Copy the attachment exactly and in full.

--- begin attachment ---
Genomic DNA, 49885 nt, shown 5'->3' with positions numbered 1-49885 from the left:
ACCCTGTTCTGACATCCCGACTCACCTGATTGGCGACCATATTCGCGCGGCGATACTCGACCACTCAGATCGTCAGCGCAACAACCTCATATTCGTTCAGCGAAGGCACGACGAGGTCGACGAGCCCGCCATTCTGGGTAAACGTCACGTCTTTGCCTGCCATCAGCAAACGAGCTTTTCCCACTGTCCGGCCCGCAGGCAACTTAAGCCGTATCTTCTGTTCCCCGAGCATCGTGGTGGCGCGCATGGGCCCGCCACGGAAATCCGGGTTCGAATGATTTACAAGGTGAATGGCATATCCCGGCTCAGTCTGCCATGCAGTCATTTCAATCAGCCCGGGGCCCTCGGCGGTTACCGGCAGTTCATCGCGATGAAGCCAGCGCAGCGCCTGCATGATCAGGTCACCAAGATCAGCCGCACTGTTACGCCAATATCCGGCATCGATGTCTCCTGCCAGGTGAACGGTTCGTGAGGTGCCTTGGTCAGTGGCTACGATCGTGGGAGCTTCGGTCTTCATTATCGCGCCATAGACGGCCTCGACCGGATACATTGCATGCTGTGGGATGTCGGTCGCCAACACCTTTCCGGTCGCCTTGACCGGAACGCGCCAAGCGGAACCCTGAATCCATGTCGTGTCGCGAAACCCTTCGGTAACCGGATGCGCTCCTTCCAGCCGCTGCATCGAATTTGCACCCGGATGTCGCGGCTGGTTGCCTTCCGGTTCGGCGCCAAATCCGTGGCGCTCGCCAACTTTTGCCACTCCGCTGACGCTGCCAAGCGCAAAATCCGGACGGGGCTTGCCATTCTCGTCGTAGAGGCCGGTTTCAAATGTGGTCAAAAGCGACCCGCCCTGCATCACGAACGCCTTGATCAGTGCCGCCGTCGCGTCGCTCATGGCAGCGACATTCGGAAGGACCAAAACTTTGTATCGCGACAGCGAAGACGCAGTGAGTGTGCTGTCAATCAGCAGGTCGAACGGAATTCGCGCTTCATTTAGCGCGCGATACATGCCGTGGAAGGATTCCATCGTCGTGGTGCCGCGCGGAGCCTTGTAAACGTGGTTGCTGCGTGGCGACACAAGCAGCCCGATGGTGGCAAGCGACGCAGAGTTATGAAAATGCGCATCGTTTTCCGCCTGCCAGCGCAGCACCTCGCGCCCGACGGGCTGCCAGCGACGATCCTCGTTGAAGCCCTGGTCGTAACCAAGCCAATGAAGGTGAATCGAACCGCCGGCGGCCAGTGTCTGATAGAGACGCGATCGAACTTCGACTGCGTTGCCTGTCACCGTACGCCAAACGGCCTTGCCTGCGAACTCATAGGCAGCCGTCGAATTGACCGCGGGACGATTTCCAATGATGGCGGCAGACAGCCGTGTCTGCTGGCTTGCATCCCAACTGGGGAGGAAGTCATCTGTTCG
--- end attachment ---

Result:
Genomic DNA, 49885 nt, shown 5'->3' with positions numbered 1-49885 from the left:
ACCCTGTTCTGACATCCCGACTCACCTGATTGGCGACCATATTCGCGCGGCGATACTCGACCACTCAGATCGTCAGCGCAACAACCTCATATTCGTTCAGCGAAGGCACGACGAGGTCGACGAGCCCGCCATTCTGGGTAAACGTCACGTCTTTGCCTGCCATCAGCAAACGAGCTTTTCCCACTGTCCGGCCCGCAGGCAACTTAAGCCGTATCTTCTGTTCCCCGAGCATCGTGGTGGCGCGCATGGGCCCGCCACGGAAATCCGGGTTCGAATGATTTACAAGGTGAATGGCATATCCCGGCTCAGTCTGCCATGCAGTCATTTCAATCAGCCCGGGGCCCTCGGCGGTTACCGGCAGTTCATCGCGATGAAGCCAGCGCAGCGCCTGCATGATCAGGTCACCAAGATCAGCCGCACTGTTACGCCAATATCCGGCATCGATGTCTCCTGCCAGGTGAACGGTTCGTGAGGTGCCTTGGTCAGTGGCTACGATCGTGGGAGCTTCGGTCTTCATTATCGCGCCATAGACGGCCTCGACCGGATACATTGCATGCTGTGGGATGTCGGTCGCCAACACCTTTCCGGTCGCCTTGACCGGAACGCGCCAAGCGGAACCCTGAATCCATGTCGTGTCGCGAAACCCTTCGGTAACCGGATGCGCTCCTTCCAGCCGCTGCATCGAATTTGCACCCGGATGTCGCGGCTGGTTGCCTTCCGGTTCGGCGCCAAATCCGTGGCGCTCGCCAACTTTTGCCACTCCGCTGACGCTGCCAAGCGCAAAATCCGGACGGGGCTTGCCATTCTCGTCGTAGAGGCCGGTTTCAAATGTGGTCAAAAGCGACCCGCCCTGCATCACGAACGCCTTGATCAGTGCCGCCGTCGCGTCGCTCATGGCAGCGACATTCGGAAGGACCAAAACTTTGTATCGCGACAGCGAAGACGCAGTGAGTGTGCTGTCAATCAGCAGGTCGAACGGAATTCGCGCTTCATTTAGCGCGCGATACATGCCGTGGAAGGATTCCATCGTCGTGGTGCCGCGCGGAGCCTTGTAAACGTGGTTGCTGCGTGGCGACACAAGCAGCCCGATGGTGGCAAGCGACGCAGAGTTATGAAAATGCGCATCGTTTTCCGCCTGCCAGCGCAGCACCTCGCGCCCGACGGGCTGCCAGCGACGATCCTCGTTGAAGCCCTGGTCGTAACCAAGCCAATGAAGGTGAATCGAACCGCCGGCGGCCAGTGTCTGATAGAGACGCGATCGAACTTCGACTGCGTTGCCTGTCACCGTACGCCAAACGGCCTTGCCTGCGAACTCATAGGCAGCCGTCGAATTGACCGCGGGACGATTTCCAATGATGGCGGCAGACAGCCGTGTCTGCTGGCTTGCATCCCAACTGGGGAGGAAGTCATCTGTTCG